Both The Hanging of Angélique and Black Indians discuss what is not commonly discussed, what has been habitually overlooked, what has been deliberately concealed.

They are the sort of non-fiction that compels readers to nudge and/or wake those around them, with a stream of indignant DidYouKnow’s and CanYouBelieve’s.

HarperCollins, 2006

Afua Cooper’s The Hanging of Angélique

“Anyone desperate to believe that Canada was slave-free, or that Canadian slavery was gentle, must close this book now.”

So states George Elliott Clarke in the introduction to Afua Cooper’s work.

“But those seeking truth, those who want to understand Canada’s settler-barbarism, will find this book impossible to ignore and impossible to forget.”

He’s right: this book is impossible to ignore.

But the subject of slavery in Canada can be ignored — and, indeed has been ignored in classrooms.

I was taught about The Underground Railroad and the route that slaves in the United States followed to freedom in Canada; I was not taught that there was slavery in Canada, too, nor about the kind of persecution that refugees faced here when they arrived, when they were “free”.

Afua Cooper’s book does work to fill that gap, but, first, readers are introduced to Angélique, and brought into the city of Montreal in a very rich passage; Afua Cooper walks the streets, and urges you to walk alongside her (searching for images online can bring particular buildings in Old Montreal off the page even more).

After a brief sketch of Angélique’s trial, readers are whisked back into time, largely to understand the twists and turns in Angélique’s life that brought her, born in Portugal, to Old Montreal.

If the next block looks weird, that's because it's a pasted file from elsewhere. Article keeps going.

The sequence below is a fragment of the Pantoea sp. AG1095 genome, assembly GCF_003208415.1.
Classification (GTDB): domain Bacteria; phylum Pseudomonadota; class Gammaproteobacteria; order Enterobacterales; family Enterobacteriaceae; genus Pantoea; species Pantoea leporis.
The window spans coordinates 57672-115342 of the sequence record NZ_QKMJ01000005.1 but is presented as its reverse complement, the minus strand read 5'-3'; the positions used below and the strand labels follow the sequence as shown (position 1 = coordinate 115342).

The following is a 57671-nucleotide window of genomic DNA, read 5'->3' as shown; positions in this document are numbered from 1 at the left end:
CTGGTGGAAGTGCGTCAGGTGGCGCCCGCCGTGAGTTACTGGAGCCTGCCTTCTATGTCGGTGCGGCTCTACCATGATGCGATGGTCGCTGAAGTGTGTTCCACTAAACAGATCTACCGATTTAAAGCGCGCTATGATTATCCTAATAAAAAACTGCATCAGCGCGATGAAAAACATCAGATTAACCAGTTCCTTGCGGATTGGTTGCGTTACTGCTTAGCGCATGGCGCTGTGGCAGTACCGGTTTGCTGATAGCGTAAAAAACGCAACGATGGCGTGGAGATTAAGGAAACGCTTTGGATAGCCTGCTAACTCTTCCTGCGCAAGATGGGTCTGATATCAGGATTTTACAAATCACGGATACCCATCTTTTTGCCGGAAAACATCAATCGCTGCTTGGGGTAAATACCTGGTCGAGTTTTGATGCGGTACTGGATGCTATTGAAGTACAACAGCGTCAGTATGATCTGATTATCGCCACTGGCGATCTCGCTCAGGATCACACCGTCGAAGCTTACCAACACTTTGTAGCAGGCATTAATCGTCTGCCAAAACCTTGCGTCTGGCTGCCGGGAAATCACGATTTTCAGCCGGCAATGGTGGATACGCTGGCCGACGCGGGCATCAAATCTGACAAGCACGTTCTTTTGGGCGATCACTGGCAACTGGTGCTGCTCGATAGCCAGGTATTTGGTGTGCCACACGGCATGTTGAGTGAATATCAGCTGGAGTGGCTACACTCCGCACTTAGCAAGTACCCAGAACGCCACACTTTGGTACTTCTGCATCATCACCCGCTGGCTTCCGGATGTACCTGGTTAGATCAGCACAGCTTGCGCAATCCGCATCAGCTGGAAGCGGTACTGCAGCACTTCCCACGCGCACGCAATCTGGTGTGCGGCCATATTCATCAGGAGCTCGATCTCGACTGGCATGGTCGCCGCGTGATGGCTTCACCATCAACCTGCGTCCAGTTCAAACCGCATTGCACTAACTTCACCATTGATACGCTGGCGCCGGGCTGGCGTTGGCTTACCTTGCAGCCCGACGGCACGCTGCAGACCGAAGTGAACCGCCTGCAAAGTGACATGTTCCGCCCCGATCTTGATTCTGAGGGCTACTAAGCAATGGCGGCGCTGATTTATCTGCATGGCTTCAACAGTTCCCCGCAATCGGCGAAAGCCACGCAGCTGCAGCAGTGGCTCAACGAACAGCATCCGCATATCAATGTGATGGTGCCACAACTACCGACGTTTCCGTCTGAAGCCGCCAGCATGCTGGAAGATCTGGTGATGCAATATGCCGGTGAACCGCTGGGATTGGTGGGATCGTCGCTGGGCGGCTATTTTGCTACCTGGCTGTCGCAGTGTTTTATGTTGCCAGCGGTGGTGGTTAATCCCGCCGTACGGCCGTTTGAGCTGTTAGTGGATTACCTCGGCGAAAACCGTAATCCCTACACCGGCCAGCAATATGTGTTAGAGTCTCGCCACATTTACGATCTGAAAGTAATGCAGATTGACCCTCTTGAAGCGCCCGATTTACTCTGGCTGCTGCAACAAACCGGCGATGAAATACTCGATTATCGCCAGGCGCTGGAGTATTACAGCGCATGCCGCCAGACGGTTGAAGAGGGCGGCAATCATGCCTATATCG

She may have been born to a woman who was a slave, so that she inherited her status, and she lived within/under four empires during her brief life, enslaved, before she was hanged.

This is where Afua Cooper’s history lesson comes in handy: how Portugal instigated the slave trade, how other nations entered and perpetuated it, the development of colonial territories on the backs of enslaved labourers around the world, the contrasting conditions under which they suffered and resisted and lived and died (which varied according to time and place and circumstance).

So this is the story of Marie-Joseph Angélique, a 29-year-old woman. She took walks by the banks of the river, was friendly with a neighbouring slave girl, and had two love affairs, before she was accused of burning Old Montreal in 1734.

It’s the story of the household in which she worked, the home of the Franchevilles, a married couple of social stature living in a two-storey stone house on rue Saint-Paul in the merchant quarter.

It’s the story of  a colonial city, founded on the principles of hierarchy and patriarchy, having been established in 1642 as a religious mission, Ville Marie de Montréal. “White subordinated Black, men had power over women, and those of high rank wielded authority over the less fortunate.”

It’s the story of communities within that city, like that of Hôtel Dieu, which was a social and military hospital and played an essential role in the region: “The hospital had wards for men, women, and the poor, and the complex also contained a bakery, a drug dispensary, a luandry, a shoemaker’s shop, a small chapel dedicated to the Virgin Mary, a garden and courtyard for the poor, and several outer buildings.”

It’s the story of native peoples, whose lives were fundamentally changed by the conquests of the English and French, who struggled to control the fur trade, the “lifeblood of the colony”.

It’s the story of a fire, when fire “was the nightmare of colonial towns”. Forty-six of Montreal’s buildings were devastated and almost the entire merchant sector was destroyed in 1734.

It’s the story of a trial. “Eighteenth-century prisons were not places of repose. They were meant to put terror in the hearts of evildoers.”

But it’s a story that begins and ends with Angélique.

It’s the story of a woman who maintained her innocence of this crime for two months during her trial. A woman who only confessed after a long period of torture (every word she spoke was, apparently, transcribed). A woman who consistently resisted.

“Angélique’s interrogations and confession form a startling narration of ‘unsilencing the past’, one that ‘re-tongues’ the mouths of Black women and Black people and allows them to shout their narratives of resistance to the high heavens.”

How about you? Did you miss this history lesson in school? Are you thinking of adding Afua Cooper’s work to your reading list?